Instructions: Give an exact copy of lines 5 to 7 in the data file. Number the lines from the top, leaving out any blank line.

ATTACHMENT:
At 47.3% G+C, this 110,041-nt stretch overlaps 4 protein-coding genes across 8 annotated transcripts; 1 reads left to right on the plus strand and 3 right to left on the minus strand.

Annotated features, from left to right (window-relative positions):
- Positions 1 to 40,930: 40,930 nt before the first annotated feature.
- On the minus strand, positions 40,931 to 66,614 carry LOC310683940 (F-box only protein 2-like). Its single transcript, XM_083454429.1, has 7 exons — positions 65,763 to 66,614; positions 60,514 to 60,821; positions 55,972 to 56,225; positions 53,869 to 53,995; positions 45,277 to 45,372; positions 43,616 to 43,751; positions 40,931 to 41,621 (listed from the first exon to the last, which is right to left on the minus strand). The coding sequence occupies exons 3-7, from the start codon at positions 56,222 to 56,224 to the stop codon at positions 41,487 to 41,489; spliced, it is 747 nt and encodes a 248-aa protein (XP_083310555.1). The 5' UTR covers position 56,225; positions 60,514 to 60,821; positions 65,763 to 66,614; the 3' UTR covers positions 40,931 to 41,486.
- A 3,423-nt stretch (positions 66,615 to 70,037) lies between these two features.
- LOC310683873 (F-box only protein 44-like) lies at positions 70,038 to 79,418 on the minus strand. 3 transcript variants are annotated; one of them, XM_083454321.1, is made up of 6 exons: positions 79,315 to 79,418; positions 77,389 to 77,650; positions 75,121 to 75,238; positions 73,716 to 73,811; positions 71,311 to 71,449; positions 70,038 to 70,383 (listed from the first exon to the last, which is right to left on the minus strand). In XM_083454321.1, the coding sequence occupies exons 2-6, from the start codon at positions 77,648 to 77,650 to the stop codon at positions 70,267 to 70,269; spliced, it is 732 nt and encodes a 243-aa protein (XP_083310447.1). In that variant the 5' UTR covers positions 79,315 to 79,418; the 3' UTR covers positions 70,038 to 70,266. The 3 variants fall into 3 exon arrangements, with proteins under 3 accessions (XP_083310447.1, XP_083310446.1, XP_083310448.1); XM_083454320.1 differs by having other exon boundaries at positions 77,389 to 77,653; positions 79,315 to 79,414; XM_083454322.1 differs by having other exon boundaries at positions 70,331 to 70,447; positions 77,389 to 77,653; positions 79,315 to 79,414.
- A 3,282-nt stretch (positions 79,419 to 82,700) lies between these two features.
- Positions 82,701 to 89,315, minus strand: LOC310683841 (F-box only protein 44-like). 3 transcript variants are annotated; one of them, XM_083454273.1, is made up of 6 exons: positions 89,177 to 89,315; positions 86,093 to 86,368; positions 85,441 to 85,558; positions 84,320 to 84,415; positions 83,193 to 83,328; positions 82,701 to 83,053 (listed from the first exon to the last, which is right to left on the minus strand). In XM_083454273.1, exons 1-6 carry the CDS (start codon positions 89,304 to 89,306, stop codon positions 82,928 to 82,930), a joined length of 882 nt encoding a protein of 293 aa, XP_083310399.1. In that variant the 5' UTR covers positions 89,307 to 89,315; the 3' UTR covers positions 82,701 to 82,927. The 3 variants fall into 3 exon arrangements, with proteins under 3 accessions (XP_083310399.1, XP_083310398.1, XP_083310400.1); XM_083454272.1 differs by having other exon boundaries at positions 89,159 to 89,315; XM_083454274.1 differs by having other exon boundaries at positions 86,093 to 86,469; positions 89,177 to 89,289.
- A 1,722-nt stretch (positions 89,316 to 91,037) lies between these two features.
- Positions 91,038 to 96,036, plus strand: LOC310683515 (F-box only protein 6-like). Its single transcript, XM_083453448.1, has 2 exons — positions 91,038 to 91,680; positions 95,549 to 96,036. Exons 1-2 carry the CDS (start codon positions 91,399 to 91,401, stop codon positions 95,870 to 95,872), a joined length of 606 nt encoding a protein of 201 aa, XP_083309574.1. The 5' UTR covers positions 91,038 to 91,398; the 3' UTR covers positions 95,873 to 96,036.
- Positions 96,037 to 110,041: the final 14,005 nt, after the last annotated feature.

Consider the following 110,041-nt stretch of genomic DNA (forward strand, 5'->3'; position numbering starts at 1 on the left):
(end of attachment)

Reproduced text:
- A 3,423-nt stretch (positions 66,615 to 70,037) lies between these two features.
- LOC310683873 (F-box only protein 44-like) lies at positions 70,038 to 79,418 on the minus strand. 3 transcript variants are annotated; one of them, XM_083454321.1, is made up of 6 exons: positions 79,315 to 79,418; positions 77,389 to 77,650; positions 75,121 to 75,238; positions 73,716 to 73,811; positions 71,311 to 71,449; positions 70,038 to 70,383 (listed from the first exon to the last, which is right to left on the minus strand). In XM_083454321.1, the coding sequence occupies exons 2-6, from the start codon at positions 77,648 to 77,650 to the stop codon at positions 70,267 to 70,269; spliced, it is 732 nt and encodes a 243-aa protein (XP_083310447.1). In that variant the 5' UTR covers positions 79,315 to 79,418; the 3' UTR covers positions 70,038 to 70,266. The 3 variants fall into 3 exon arrangements, with proteins under 3 accessions (XP_083310447.1, XP_083310446.1, XP_083310448.1); XM_083454320.1 differs by having other exon boundaries at positions 77,389 to 77,653; positions 79,315 to 79,414; XM_083454322.1 differs by having other exon boundaries at positions 70,331 to 70,447; positions 77,389 to 77,653; positions 79,315 to 79,414.
- A 3,282-nt stretch (positions 79,419 to 82,700) lies between these two features.